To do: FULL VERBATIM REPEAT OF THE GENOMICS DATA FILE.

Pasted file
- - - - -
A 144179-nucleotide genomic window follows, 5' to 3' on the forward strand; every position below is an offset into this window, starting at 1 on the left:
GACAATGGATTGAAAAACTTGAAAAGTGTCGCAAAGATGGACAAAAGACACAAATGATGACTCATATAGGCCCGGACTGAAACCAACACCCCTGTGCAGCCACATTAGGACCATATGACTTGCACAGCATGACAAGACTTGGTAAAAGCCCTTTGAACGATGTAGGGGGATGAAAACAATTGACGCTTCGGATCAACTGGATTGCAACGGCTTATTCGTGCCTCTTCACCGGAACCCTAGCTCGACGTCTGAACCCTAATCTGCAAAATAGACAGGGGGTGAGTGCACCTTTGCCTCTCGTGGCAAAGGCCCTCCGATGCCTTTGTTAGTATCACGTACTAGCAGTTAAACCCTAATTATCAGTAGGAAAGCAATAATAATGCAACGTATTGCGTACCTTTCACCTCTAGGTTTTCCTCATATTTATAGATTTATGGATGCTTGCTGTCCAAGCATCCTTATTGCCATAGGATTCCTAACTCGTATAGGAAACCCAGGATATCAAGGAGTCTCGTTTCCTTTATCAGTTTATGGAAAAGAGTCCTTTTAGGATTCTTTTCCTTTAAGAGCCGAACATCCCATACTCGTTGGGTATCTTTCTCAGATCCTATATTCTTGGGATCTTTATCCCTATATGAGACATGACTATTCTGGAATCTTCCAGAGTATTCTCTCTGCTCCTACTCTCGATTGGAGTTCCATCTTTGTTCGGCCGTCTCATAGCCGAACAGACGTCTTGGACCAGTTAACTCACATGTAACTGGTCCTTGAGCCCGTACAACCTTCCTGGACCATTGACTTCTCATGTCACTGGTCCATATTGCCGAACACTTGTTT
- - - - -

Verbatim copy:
A 144179-nucleotide genomic window follows, 5' to 3' on the forward strand; every position below is an offset into this window, starting at 1 on the left:
GACAATGGATTGAAAAACTTGAAAAGTGTCGCAAAGATGGACAAAAGACACAAATGATGACTCATATAGGCCCGGACTGAAACCAACACCCCTGTGCAGCCACATTAGGACCATATGACTTGCACAGCATGACAAGACTTGGTAAAAGCCCTTTGAACGATGTAGGGGGATGAAAACAATTGACGCTTCGGATCAACTGGATTGCAACGGCTTATTCGTGCCTCTTCACCGGAACCCTAGCTCGACGTCTGAACCCTAATCTGCAAAATAGACAGGGGGTGAGTGCACCTTTGCCTCTCGTGGCAAAGGCCCTCCGATGCCTTTGTTAGTATCACGTACTAGCAGTTAAACCCTAATTATCAGTAGGAAAGCAATAATAATGCAACGTATTGCGTACCTTTCACCTCTAGGTTTTCCTCATATTTATAGATTTATGGATGCTTGCTGTCCAAGCATCCTTATTGCCATAGGATTCCTAACTCGTATAGGAAACCCAGGATATCAAGGAGTCTCGTTTCCTTTATCAGTTTATGGAAAAGAGTCCTTTTAGGATTCTTTTCCTTTAAGAGCCGAACATCCCATACTCGTTGGGTATCTTTCTCAGATCCTATATTCTTGGGATCTTTATCCCTATATGAGACATGACTATTCTGGAATCTTCCAGAGTATTCTCTCTGCTCCTACTCTCGATTGGAGTTCCATCTTTGTTCGGCCGTCTCATAGCCGAACAGACGTCTTGGACCAGTTAACTCACATGTAACTGGTCCTTGAGCCCGTACAACCTTCCTGGACCATTGACTTCTCATGTCACTGGTCCATATTGCCGAACACTTGTTT